In 2011, Dufner squandered a five-stroke lead with four holes to play at Atlanta Athletic Club, and lost a three-hole playoff to Keegan Bradley. Now, at age 36, competing in all four majors for just the second time, Dufner made the most of his opportunities at Oak Hill. He delivered a stunning display of shotmaking on the East Course, which had surrendered only 10 sub-par finishes by players in seven previous major championships (regular or Champions Tour) conducted on the Donald Ross layout. The sting of losing at Atlanta had subsided, and Dufner was not about to fall into a similar situation when battling for the lead. He recorded a second-round, near-flawless 7-under-par 63, which was the 26th round of 63 in a major, and snatched the 36-hole lead. Trailing Jim Furyk by one stroke to open the final round, Dufner put on a clinic in ballstriking, once reaching 12-under par through 16 holes, before closing with a pair of bogeys. Furyk, who finished runner-up after an even-par 70, praised Dufner’s performance. “He didn’t miss very many fairways, and he hit some really good iron shots. I look back to his hitting it a foot on 5, 8 and 16. I mean, tap-in birdies,” said Furyk. “He hit the ball very solidly and made enough putts to separate himself from the field.” Sweden’s duo of Henrik Stenson and Jonas Blixt, attempting to make history themselves by giving their homeland its first male major champion, each closed with 70 and finished third and fourth, respectively. Scott Piercy, who sizzled in the final round with 65, and Scott, who had 70, tied for fifth at 275. Rory McIlroy, who produced a record PGA Championship triumph a year ago, tied for eighth.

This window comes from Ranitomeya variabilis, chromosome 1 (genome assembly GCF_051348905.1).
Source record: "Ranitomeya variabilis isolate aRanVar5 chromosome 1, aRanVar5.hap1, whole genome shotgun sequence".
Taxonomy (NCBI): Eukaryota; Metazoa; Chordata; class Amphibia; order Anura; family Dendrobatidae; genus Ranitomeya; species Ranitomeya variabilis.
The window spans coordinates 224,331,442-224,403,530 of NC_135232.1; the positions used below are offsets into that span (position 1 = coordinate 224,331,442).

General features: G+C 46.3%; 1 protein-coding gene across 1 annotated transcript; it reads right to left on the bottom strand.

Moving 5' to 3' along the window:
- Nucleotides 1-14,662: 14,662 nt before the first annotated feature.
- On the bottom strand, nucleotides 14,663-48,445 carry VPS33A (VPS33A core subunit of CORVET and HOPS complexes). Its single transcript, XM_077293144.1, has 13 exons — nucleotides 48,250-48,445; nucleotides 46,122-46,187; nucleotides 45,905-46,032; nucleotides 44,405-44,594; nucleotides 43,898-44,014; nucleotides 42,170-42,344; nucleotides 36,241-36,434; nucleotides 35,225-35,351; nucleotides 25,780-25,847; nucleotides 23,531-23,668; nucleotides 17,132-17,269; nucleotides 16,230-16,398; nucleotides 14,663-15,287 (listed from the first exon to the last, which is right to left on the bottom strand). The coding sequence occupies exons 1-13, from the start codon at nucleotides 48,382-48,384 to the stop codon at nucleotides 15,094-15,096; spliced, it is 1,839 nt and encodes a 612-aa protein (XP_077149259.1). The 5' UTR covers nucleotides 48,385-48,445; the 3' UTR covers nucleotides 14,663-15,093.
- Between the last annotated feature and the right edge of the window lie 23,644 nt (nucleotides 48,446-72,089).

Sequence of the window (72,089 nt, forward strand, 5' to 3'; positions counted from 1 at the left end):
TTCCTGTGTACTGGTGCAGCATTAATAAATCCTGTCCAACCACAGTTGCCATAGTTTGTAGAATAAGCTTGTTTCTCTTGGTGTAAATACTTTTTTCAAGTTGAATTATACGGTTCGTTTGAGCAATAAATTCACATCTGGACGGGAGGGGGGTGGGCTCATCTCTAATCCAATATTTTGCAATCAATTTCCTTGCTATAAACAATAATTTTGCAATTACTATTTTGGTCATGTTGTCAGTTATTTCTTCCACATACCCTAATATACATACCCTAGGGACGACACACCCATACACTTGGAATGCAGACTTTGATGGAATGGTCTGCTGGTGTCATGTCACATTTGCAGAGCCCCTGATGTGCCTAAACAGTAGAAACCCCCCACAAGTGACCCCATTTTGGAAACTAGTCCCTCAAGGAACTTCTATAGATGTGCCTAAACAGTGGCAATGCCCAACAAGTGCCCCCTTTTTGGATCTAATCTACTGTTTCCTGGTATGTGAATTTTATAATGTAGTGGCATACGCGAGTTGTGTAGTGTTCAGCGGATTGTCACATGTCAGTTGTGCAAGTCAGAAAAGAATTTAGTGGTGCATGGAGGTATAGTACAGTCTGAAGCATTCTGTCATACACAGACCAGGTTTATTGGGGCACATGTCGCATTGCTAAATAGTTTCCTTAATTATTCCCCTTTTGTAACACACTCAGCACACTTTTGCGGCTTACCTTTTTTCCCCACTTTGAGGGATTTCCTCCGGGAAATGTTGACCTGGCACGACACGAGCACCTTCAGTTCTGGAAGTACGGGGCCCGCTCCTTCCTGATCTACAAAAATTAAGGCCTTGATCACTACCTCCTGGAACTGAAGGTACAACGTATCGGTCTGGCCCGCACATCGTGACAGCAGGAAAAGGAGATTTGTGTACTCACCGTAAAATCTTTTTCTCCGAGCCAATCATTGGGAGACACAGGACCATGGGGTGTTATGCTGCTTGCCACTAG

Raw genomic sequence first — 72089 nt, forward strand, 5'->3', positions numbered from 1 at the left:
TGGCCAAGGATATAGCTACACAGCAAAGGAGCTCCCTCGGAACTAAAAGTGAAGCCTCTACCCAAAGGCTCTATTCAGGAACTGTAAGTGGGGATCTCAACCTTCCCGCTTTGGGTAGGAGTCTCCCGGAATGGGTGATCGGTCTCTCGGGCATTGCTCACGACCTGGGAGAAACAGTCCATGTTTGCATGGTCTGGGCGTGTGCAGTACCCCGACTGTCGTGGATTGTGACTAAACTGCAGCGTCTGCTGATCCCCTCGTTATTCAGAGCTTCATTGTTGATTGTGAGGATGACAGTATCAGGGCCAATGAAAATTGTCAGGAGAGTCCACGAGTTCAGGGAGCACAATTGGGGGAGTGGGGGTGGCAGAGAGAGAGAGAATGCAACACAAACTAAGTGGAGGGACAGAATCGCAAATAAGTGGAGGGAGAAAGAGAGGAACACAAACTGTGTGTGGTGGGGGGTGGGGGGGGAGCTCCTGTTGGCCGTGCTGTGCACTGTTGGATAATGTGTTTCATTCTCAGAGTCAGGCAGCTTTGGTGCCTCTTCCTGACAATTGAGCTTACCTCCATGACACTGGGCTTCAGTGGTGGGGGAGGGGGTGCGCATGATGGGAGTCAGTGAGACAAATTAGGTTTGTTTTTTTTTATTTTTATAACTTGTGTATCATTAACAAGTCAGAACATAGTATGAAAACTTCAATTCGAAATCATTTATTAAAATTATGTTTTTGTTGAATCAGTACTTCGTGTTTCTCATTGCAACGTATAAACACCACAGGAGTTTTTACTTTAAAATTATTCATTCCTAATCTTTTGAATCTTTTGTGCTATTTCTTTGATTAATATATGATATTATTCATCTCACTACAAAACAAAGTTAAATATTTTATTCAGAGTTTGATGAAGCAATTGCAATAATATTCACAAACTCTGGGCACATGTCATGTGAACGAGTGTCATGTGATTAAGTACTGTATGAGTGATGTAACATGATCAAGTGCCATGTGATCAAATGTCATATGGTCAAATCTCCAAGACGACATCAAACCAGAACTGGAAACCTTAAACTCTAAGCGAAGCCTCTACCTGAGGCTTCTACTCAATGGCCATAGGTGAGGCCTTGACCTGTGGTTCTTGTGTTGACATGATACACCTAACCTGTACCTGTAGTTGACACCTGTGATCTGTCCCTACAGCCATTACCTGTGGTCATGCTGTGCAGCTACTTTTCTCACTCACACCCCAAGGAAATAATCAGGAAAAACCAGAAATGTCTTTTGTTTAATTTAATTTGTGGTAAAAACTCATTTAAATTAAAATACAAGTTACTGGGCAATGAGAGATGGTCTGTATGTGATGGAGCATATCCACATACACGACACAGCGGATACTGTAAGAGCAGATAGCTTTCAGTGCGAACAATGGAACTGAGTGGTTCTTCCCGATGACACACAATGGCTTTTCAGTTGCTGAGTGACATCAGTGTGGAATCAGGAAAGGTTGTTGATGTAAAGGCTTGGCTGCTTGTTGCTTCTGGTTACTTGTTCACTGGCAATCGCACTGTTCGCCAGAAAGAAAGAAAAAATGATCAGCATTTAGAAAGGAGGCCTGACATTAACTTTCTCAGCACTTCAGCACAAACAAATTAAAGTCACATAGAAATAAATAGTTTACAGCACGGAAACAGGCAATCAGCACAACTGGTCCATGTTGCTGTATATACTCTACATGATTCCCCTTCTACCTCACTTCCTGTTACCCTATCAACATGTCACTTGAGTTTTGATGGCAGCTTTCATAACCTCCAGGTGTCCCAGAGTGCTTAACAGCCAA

Dufner revealed that he has received a share of needling from Bradley on Twitter over the last two years. That all factored into his appreciating his win at Oak Hill. “He always jabbed at me a little bit about having one of these in his house,” Dufner said, sitting next to the Wanamaker Trophy. “And now I’ve got one, too. It’s pretty neat to come back and win a PGA, to be honest with you.” For Jason and Amanda Dufner, the Wanamaker Trophy was a sweet reward at the end of the 95th PGA Championship.
His name atop the leaderboard after 72 holes, Jason Dufner is now part of golf history.
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